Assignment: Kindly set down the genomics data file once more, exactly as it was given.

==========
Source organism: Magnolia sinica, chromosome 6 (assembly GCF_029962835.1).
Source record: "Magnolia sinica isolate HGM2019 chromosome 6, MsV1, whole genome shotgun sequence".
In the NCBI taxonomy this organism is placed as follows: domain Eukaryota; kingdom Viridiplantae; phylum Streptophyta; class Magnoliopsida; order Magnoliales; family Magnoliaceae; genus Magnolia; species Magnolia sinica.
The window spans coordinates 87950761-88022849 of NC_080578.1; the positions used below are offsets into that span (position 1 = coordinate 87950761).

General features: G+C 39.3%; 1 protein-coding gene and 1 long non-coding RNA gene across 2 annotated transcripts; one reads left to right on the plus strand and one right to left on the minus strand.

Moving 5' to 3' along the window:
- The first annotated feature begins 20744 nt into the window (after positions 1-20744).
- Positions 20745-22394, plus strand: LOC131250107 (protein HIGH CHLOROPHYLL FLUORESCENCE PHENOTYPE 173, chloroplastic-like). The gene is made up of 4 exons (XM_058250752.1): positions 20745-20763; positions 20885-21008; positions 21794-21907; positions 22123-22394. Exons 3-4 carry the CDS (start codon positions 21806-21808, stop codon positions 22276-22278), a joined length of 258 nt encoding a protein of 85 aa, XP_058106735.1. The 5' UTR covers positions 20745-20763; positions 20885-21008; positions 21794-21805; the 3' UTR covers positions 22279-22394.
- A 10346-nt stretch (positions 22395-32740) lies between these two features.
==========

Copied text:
Source organism: Magnolia sinica, chromosome 6 (assembly GCF_029962835.1).
Source record: "Magnolia sinica isolate HGM2019 chromosome 6, MsV1, whole genome shotgun sequence".
In the NCBI taxonomy this organism is placed as follows: domain Eukaryota; kingdom Viridiplantae; phylum Streptophyta; class Magnoliopsida; order Magnoliales; family Magnoliaceae; genus Magnolia; species Magnolia sinica.
The window spans coordinates 87950761-88022849 of NC_080578.1; the positions used below are offsets into that span (position 1 = coordinate 87950761).

General features: G+C 39.3%; 1 protein-coding gene and 1 long non-coding RNA gene across 2 annotated transcripts; one reads left to right on the plus strand and one right to left on the minus strand.

Moving 5' to 3' along the window:
- The first annotated feature begins 20744 nt into the window (after positions 1-20744).
- Positions 20745-22394, plus strand: LOC131250107 (protein HIGH CHLOROPHYLL FLUORESCENCE PHENOTYPE 173, chloroplastic-like). The gene is made up of 4 exons (XM_058250752.1): positions 20745-20763; positions 20885-21008; positions 21794-21907; positions 22123-22394. Exons 3-4 carry the CDS (start codon positions 21806-21808, stop codon positions 22276-22278), a joined length of 258 nt encoding a protein of 85 aa, XP_058106735.1. The 5' UTR covers positions 20745-20763; positions 20885-21008; positions 21794-21805; the 3' UTR covers positions 22279-22394.
- A 10346-nt stretch (positions 22395-32740) lies between these two features.